Reanimated Lavender Granola Switchblade Nun rides again.

Sunday, March 1, 2015

Eurydice's Motorcycle

Orpheus, you dropped your lyre
like a tear from the Sun's eye
there at the portal to day.

Hades tricked you,
but the truth is, baby,
I wasn't behind you anyway.

I scavenged your lyre,
and while Cerberus watched,
turned it to my own purpose.

It's our own way out--
forgive us
forget us,

for flash 55 at real toads.


Susan said...


Kerry O'Connor said...

Ha! I love it!!
Your take on the Greek mythological characters is so sassy.

Outlawyer said...

Ha. I hope they have a fun ride! k.

grapeling said...

I think G-man would have loved this. I do ~

brudberg said...

With a bike like that.. why care about the lure of lyres --- no apologies needed.

Jazzbumpa said...

sad unrequited love


Anonymous said...

Modern day myth... you do it like a tuff girl (I mean that as a compliment just in case it's not clear).

Rosemary Nissen-Wade said...

Oh, poor Orpheus! Just as well he never found out.

Susie Clevenger said...

Love the title. Bringing Greek mythology into the future..great poem!

C.C. said...

A biker myth :-) You keep us on our toes, always. It's amazing!!

Kay L. Davies said...

I love it, Shay. I love it.


Research first:
"In Greek mythology, Eurydice was an oak nymph or one of the daughters of Apollo (the god of music, who also drove the sun chariot). She was the wife of Orpheus, who tried to bring her back from the dead with his enchanting music. ... One day, Aristaeus saw her and pursued Eurydice, who stepped on a viper, was bitten, and died instantly. ... Distraught, Orpheus played and sang so mournfully that all the nymphs and deities wept and told him to travel to the Underworld to retrieve her, which he gladly did. After his music softened the hearts of Hades and Persephone, his singing so sweet that even the Erinyes wept, he was allowed to take her back to the world of the living. In another version, Orpheus played his lyre to put Cerberus, the guardian of Hades, to sleep, after which Eurydice was allowed to return with Orpheus to the world of the living. Either way, the condition was attached that he must walk in front of her and not look back until both had reached the upper world. Soon he began to doubt that she was there, and that Hades had deceived him. Just as he reached the portals of Hades and daylight, he turned around to gaze on her face, and because Eurydice had not yet crossed the threshold, she vanished back into the Underworld."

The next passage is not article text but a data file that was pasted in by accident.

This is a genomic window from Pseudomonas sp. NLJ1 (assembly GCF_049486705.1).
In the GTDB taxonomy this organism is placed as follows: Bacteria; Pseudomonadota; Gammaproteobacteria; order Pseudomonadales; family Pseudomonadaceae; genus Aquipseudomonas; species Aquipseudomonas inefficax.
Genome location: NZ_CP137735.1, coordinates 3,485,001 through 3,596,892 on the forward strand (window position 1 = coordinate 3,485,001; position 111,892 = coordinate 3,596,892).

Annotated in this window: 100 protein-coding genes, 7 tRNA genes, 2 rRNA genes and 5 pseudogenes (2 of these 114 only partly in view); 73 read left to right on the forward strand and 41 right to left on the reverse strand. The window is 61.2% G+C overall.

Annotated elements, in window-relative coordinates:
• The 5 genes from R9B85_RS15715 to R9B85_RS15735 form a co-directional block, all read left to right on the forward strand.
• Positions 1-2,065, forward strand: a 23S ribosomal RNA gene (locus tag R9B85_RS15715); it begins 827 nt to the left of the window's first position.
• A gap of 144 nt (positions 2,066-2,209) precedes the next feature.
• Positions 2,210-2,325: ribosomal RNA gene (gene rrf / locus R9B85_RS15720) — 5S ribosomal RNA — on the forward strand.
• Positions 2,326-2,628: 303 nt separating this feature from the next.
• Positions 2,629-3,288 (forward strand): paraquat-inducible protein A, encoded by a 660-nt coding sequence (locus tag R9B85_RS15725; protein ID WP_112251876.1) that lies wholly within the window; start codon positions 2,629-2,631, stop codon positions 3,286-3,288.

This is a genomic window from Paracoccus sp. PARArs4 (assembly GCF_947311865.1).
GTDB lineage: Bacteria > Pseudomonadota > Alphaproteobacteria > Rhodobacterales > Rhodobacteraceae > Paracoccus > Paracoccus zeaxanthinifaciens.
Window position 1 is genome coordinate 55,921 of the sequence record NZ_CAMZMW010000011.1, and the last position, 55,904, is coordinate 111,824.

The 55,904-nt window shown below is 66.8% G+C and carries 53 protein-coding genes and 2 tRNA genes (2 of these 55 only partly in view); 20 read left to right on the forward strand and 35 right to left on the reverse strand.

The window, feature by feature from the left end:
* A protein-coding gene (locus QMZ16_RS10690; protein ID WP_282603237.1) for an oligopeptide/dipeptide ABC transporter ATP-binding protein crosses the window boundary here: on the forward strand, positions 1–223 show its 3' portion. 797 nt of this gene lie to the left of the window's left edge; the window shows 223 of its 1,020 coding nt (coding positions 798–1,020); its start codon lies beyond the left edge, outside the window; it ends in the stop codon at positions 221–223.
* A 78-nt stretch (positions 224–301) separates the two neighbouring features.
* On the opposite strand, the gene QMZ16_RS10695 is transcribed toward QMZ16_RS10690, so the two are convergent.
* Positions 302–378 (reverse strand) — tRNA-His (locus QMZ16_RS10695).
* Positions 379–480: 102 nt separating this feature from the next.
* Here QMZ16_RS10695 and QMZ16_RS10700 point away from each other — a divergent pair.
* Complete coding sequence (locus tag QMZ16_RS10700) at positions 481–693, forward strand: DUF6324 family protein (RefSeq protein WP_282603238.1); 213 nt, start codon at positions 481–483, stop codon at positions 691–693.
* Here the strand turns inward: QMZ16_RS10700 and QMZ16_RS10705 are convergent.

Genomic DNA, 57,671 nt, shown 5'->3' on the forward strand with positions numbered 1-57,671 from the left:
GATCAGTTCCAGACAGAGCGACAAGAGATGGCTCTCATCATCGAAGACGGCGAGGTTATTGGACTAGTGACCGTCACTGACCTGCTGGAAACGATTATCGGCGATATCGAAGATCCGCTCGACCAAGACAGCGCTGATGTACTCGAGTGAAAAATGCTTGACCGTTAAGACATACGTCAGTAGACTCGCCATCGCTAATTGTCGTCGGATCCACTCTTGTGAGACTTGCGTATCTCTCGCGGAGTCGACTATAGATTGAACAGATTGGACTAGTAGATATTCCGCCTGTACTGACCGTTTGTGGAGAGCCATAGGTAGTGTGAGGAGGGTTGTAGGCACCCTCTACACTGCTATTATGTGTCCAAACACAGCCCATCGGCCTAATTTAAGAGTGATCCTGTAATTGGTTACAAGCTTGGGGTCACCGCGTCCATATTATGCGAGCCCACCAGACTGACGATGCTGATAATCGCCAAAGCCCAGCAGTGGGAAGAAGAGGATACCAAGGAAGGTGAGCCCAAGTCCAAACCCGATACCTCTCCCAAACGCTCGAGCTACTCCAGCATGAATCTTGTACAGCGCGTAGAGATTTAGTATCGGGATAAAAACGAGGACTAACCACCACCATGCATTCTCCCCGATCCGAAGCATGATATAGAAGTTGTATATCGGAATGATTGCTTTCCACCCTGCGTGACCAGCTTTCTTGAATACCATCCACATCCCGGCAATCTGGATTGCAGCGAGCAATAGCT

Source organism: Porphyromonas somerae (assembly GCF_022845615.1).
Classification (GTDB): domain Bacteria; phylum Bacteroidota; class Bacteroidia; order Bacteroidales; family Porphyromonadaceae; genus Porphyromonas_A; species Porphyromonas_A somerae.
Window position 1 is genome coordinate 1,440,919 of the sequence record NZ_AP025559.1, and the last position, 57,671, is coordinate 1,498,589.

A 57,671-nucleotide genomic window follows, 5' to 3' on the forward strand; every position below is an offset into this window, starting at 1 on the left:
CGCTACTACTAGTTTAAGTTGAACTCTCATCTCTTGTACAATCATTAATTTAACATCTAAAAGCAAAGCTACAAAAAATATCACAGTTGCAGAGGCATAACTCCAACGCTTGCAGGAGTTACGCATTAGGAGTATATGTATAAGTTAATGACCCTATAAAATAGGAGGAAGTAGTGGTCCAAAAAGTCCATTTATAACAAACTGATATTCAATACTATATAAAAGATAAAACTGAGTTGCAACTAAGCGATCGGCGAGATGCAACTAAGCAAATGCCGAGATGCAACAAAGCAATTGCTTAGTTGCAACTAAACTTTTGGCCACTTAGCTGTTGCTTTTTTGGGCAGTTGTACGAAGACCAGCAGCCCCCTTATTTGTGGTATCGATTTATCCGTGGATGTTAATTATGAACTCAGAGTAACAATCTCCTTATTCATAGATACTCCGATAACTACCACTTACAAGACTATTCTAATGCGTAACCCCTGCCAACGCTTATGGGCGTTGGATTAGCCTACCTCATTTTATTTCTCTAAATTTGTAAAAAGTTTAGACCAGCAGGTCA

Now I can't wait to read your poem.

And, it's delightfully impressive, of course. I just love what you do with your vast mythological knowledge.

These are my favorites:
"a tear from the Sun's eye"
"at the portal to day"
"while Cerberus watched"
the last stanza

"turned it to my own purpose" ... I do wonder whom she planned to woo or manipulate with her new musical tool.

(Feel free to delete this comment if it's inappropriate; I just thought someone else might benefit from the information.)

Anonymous said...

Love the twist you've given this great myth!

Maude Lynn said...

I love it when you go Greek.

Marian said...

A simpleton comment, but I love "portal to day." Excellent.

hedgewitch said...

Ha! I'd rather have Cerberus than that wilting, candy-ass Orpheus any day. This is not just wry, but has a very rabid brimstone bite.


The image tells me that her real longing is for freedom --- to not be owned by any man, to hit the "open road" (literal or figurative) on her "bike." Maybe all that means is that she wants to sit around and read all day without having to answer to anyone at all.

my heart's love songs said...

LOVE this!!!

Jane Dougherty said...

You get a good balance here between the 'facts' of the original myth, and a sort of alternative history, inventing a context where women could behave as we would have liked them to.